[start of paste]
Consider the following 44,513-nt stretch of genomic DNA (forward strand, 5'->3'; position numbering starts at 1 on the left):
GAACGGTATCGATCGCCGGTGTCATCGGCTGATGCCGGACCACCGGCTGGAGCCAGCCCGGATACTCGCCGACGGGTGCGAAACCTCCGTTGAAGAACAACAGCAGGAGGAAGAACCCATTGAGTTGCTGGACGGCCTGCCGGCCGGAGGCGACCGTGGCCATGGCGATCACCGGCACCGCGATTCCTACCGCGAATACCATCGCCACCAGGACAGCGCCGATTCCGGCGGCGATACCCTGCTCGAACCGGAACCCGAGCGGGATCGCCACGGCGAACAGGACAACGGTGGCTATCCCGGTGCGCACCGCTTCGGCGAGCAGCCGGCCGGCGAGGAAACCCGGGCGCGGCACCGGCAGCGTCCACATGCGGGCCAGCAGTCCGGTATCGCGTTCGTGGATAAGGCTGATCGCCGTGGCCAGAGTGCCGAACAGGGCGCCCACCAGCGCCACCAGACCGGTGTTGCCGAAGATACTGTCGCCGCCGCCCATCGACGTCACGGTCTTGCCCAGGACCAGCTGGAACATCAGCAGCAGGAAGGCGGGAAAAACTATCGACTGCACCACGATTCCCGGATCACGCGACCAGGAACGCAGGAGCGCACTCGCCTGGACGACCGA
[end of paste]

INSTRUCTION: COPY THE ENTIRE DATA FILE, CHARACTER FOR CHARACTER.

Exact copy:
Consider the following 44,513-nt stretch of genomic DNA (forward strand, 5'->3'; position numbering starts at 1 on the left):
GAACGGTATCGATCGCCGGTGTCATCGGCTGATGCCGGACCACCGGCTGGAGCCAGCCCGGATACTCGCCGACGGGTGCGAAACCTCCGTTGAAGAACAACAGCAGGAGGAAGAACCCATTGAGTTGCTGGACGGCCTGCCGGCCGGAGGCGACCGTGGCCATGGCGATCACCGGCACCGCGATTCCTACCGCGAATACCATCGCCACCAGGACAGCGCCGATTCCGGCGGCGATACCCTGCTCGAACCGGAACCCGAGCGGGATCGCCACGGCGAACAGGACAACGGTGGCTATCCCGGTGCGCACCGCTTCGGCGAGCAGCCGGCCGGCGAGGAAACCCGGGCGCGGCACCGGCAGCGTCCACATGCGGGCCAGCAGTCCGGTATCGCGTTCGTGGATAAGGCTGATCGCCGTGGCCAGAGTGCCGAACAGGGCGCCCACCAGCGCCACCAGACCGGTGTTGCCGAAGATACTGTCGCCGCCGCCCATCGACGTCACGGTCTTGCCCAGGACCAGCTGGAACATCAGCAGCAGGAAGGCGGGAAAAACTATCGACTGCACCACGATTCCCGGATCACGCGACCAGGAACGCAGGAGCGCACTCGCCTGGACGACCGA